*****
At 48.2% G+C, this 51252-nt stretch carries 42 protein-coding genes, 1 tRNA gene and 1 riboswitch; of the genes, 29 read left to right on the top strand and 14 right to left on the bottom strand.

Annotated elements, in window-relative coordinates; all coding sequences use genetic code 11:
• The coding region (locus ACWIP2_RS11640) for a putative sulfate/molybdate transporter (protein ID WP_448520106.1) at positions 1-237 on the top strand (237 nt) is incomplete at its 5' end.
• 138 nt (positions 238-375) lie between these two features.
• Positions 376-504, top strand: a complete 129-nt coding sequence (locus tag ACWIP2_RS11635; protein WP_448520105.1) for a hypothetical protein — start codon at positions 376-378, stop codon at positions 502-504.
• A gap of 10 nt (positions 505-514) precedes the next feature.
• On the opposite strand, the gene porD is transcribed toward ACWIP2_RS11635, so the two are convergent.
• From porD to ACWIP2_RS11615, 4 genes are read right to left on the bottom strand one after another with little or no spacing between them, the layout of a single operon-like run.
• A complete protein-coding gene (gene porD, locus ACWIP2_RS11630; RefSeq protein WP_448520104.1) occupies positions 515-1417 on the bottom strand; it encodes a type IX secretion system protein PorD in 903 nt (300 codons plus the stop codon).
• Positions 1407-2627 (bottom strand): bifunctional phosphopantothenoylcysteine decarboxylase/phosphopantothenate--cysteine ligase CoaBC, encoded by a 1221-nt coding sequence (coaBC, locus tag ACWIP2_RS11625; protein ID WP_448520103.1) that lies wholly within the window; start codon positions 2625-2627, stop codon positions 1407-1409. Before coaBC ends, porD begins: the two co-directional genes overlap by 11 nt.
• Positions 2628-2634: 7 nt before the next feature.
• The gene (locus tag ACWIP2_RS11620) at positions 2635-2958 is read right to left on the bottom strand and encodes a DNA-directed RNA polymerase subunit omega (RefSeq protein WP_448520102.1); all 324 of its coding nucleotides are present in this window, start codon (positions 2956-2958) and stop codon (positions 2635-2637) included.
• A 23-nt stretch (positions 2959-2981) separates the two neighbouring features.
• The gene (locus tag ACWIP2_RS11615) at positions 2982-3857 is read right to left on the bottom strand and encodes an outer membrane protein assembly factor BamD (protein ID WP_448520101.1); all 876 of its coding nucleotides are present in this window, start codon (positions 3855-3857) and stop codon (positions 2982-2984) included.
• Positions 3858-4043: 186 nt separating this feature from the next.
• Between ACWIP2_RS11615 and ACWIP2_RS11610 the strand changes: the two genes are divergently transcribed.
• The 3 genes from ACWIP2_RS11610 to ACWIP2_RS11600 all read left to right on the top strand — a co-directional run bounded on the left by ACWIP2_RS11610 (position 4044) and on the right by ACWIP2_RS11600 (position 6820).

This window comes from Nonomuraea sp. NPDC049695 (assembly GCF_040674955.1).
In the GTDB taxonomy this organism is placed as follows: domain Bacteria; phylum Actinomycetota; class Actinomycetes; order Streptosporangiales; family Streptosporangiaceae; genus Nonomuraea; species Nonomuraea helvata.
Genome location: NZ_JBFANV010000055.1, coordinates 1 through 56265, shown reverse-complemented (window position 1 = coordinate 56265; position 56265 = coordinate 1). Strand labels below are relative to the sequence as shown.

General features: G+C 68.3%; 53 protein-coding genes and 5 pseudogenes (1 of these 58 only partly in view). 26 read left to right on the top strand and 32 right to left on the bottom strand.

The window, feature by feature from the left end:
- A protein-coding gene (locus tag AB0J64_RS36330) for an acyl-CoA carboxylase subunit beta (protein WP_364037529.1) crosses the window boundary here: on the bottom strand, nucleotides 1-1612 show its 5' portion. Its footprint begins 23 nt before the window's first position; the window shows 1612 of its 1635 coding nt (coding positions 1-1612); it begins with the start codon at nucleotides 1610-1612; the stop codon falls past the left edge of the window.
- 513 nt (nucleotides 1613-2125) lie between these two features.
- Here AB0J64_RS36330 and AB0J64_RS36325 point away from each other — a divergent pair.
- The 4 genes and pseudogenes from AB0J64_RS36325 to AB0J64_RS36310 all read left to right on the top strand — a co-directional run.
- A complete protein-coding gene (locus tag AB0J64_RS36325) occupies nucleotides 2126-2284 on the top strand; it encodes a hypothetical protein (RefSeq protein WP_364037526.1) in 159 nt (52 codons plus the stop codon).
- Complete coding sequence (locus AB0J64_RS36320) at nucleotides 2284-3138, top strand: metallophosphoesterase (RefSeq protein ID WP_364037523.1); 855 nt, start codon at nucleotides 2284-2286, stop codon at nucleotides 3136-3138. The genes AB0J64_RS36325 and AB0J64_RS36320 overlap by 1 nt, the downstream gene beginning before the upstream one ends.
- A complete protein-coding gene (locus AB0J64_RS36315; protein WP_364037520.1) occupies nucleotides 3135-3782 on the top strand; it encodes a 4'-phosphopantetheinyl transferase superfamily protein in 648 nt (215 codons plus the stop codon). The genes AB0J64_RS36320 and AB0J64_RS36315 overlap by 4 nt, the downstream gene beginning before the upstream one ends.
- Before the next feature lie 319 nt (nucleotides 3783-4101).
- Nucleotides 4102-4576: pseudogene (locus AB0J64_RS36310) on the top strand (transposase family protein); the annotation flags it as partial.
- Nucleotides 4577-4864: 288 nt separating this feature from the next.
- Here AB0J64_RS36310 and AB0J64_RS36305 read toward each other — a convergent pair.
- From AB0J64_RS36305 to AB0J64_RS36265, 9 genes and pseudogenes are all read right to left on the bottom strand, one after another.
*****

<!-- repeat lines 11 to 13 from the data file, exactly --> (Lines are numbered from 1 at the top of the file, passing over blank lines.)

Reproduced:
• Positions 2628-2634: 7 nt before the next feature.
• The gene (locus tag ACWIP2_RS11620) at positions 2635-2958 is read right to left on the bottom strand and encodes a DNA-directed RNA polymerase subunit omega (RefSeq protein WP_448520102.1); all 324 of its coding nucleotides are present in this window, start codon (positions 2956-2958) and stop codon (positions 2635-2637) included.
• A 23-nt stretch (positions 2959-2981) separates the two neighbouring features.